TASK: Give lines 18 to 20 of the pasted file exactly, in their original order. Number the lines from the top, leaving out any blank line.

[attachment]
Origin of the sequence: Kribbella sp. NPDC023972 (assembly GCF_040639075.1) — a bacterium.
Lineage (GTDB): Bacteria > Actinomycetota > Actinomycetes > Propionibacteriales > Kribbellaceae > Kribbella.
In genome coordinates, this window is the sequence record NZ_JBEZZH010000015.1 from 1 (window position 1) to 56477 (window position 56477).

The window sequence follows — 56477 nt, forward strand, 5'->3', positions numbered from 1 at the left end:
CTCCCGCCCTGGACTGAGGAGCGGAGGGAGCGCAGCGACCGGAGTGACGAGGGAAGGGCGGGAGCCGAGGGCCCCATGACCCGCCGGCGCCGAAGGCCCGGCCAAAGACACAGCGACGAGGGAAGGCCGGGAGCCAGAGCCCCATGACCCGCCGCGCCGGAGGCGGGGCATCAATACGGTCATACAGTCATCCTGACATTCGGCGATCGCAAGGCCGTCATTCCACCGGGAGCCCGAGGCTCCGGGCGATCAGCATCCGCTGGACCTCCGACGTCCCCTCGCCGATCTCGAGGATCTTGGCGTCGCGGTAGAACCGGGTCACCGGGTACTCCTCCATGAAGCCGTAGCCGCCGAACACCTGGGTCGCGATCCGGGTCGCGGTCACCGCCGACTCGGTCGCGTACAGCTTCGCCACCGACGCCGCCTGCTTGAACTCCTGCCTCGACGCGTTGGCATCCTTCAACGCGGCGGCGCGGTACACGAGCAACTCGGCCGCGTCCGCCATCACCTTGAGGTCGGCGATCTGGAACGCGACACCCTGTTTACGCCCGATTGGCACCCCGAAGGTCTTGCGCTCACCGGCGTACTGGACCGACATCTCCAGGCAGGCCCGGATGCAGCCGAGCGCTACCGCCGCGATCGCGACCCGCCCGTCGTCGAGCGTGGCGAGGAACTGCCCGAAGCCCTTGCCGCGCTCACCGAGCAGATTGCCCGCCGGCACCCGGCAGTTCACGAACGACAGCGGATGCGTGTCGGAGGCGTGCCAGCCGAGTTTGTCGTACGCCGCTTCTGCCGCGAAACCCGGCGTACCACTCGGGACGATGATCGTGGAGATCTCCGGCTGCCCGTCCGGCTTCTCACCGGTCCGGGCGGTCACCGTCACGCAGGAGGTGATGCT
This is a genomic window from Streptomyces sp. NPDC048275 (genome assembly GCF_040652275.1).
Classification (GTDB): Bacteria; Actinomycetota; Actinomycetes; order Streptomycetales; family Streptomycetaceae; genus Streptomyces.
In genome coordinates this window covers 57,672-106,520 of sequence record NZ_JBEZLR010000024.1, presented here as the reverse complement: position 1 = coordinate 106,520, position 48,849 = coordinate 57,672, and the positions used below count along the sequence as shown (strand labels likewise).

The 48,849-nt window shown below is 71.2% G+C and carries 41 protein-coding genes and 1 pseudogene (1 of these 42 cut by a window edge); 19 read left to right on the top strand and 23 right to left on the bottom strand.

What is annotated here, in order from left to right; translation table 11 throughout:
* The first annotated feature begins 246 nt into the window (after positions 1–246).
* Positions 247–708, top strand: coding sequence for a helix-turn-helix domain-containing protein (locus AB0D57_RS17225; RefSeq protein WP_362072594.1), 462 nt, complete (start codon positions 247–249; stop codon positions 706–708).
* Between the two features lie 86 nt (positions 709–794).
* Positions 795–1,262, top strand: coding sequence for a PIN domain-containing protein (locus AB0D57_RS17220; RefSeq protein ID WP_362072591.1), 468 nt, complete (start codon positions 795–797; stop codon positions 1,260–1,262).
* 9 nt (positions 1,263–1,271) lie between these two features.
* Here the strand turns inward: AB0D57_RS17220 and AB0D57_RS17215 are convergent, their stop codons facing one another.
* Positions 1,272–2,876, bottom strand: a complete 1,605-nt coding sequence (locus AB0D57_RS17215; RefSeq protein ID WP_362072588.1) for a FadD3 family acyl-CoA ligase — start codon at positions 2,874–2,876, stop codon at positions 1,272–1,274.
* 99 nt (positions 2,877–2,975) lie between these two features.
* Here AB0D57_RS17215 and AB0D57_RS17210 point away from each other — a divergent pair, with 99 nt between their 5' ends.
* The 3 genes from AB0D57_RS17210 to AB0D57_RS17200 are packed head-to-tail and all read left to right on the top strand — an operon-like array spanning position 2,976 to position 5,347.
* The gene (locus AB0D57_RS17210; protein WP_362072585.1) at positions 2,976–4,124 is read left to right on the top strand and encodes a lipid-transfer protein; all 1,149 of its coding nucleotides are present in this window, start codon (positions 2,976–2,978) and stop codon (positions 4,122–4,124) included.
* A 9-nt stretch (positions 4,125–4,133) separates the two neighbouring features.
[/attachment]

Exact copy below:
* 99 nt (positions 2,877–2,975) lie between these two features.
* Here AB0D57_RS17215 and AB0D57_RS17210 point away from each other — a divergent pair, with 99 nt between their 5' ends.
* The 3 genes from AB0D57_RS17210 to AB0D57_RS17200 are packed head-to-tail and all read left to right on the top strand — an operon-like array spanning position 2,976 to position 5,347.